babies!  If the doe acts aggressive, offer her a treat to distract her.  I usually pet the doe and talk to her calmly, then
remove the box so I can examine the kits.  Remove any excess blood and birthing material from the nestbox.  Check for
any severely injured kits and “peanuts”.  Some people cull their peanuts at birth – it is your choice.  I usually just leave
mine until nature takes its course.  Count the babies and make a note of the number of normals and peanuts.  Then
you can either place the nestbox back with the doe or in times of severe weather, bring the nestbox into the house for
warmth/coolness.  Does will feed once a day for just a few minutes – typically when you bring them the box, they will
jump right in and feed the babies.  We have successfully raised many litters “on the shelf” during winter.

You will then need to check the kits daily to make sure they are being fed.  The babies should have bellies visibly full of
milk after a feeding.  (Remember, if she feeds at 10 a.m. and you check the babies the next day at 8 a.m., they will not
seem full of milk by then!  Best to check several times within a day if you have doubts they are being fed.)  Sometimes
first time moms can’t seem to figure it out and you have to help her get started with feeding.  You can attempt to hold
the doe in the nest box or what works best for me is holding the doe on her back and holding the kits on her so they can
suckle.  This stimulation encourages milk production and once the milk gets going, she will feel the need to nurse the
babies every day and should take care of it on her own.  If I have any worries about babies getting enough milk, I will
weigh them daily to make sure they are growing.  

They will change so quickly!  By two weeks, they are fully furred and should have their eyes open.  If the eyes do not
open by 14 days, you will need to open them gently.  The nestbox should be removed or turned on its side when the
babies get their eyes open to avoid eye infections.  I line the cage with hay when the babies first start venturing out to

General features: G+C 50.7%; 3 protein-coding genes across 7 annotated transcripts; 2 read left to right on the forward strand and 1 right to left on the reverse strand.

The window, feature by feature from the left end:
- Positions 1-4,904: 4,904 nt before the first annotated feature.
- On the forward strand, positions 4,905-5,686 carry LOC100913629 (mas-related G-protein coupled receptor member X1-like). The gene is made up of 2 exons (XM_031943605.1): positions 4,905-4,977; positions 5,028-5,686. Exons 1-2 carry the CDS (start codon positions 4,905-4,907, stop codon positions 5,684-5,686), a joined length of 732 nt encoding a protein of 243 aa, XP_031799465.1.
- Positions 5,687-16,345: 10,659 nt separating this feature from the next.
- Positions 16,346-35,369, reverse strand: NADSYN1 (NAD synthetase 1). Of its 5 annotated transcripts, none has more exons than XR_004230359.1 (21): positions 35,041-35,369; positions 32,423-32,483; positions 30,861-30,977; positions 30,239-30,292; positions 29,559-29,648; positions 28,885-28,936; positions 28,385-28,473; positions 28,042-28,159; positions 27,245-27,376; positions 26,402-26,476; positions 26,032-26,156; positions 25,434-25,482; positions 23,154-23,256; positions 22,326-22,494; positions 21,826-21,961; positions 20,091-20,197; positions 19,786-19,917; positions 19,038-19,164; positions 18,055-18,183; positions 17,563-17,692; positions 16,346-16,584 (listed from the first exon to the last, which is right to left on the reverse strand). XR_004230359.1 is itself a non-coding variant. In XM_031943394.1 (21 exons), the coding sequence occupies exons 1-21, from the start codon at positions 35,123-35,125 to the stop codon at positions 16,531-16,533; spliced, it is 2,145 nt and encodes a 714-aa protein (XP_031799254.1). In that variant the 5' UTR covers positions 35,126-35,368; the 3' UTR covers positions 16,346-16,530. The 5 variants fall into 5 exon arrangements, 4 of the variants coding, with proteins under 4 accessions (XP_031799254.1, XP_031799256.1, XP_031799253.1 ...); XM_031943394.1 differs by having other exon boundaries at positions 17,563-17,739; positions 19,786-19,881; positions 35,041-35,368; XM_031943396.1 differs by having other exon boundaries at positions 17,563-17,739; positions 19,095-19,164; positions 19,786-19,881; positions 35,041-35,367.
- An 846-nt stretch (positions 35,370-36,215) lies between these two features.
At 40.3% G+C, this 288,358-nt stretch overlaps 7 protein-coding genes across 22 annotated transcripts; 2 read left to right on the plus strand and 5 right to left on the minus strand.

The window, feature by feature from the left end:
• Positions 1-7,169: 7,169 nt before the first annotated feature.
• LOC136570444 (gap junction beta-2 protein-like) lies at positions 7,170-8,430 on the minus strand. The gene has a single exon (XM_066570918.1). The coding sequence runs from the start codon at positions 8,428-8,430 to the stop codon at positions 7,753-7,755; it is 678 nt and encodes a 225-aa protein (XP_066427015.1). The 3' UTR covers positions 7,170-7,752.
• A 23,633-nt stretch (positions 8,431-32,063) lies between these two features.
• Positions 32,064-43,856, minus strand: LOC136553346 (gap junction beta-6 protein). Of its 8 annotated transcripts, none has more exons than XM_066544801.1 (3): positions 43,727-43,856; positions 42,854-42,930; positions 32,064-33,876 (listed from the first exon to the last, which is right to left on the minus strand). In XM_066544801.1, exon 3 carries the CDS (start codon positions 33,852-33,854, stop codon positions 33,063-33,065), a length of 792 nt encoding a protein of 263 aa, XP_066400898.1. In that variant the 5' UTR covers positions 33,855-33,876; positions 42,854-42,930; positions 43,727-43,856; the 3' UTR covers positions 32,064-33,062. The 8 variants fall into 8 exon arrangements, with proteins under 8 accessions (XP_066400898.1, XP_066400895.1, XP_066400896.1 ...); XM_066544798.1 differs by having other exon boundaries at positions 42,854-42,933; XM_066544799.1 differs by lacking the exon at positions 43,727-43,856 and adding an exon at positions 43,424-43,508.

help keep them from getting their legs stuck in the wire.  The nestbox should be completely removed by three-four
weeks of age.  When you remove the nestbox, sanitize it by washing with bleach and water and sitting it in the sun to dry
if possible.  It is then ready for the next litter.  

Kits will start nibbling hay as early as two weeks old.  I provide unlimited grass hay for them from this point.  They will
then begin to taste mom’s pellets and drink from the water crock.  My personal practice is to NOT to free feed a doe and
litter.  I have noted that babies tend towards enteritis if they overeat pellets.  You can provide 4-way Acid Pak in the
water at this point to help with the transition to solids and avoid “weaning enteritis”, but usually it's not necessary.  We
have great luck with this plan and seldom having any problems with weaning.  

Kits can successfully be weaned from 4 – 8 weeks of age.  It all depends on your preference, but typically ours remain
with mom until they are at least six weeks of age.  The mom is then moved to another cage and the kits remain in the
original cage for a few more weeks, to reduce stress.  At this point, you can separate does and bucks if you like, but it’s
not necessary until about three months.

Babies should not be sold before eight weeks of age.  With potential show bunnies, it is usually very beneficial to hang
on them and see how they develop.  With the exception of obvious problems or DQ’s, I would not recommend selling
until at least 12 weeks of age or longer if you have room.  Room for growing out juniors is very important.  They change
sooo much!   What you thought looked like a gangly, ugly bunny at eight weeks might be a showstopper at four
months.  Some things to look for at an early age are short, wide feet, shorter ears, and thick bone.  

Have fun with your new babies – play with them, love them!  You will not believe how cute they are at 3-4 weeks of age.  
They are simply irresistible!

*All information contained herein is based upon my experience and knowledge.  No part of this information must be
copied or reproduced without written permission.*  email:
Photos and Text Copyright 2007 Heidi Brashear of RoseLine Bunnies.
No portion of this site may be used without written permission.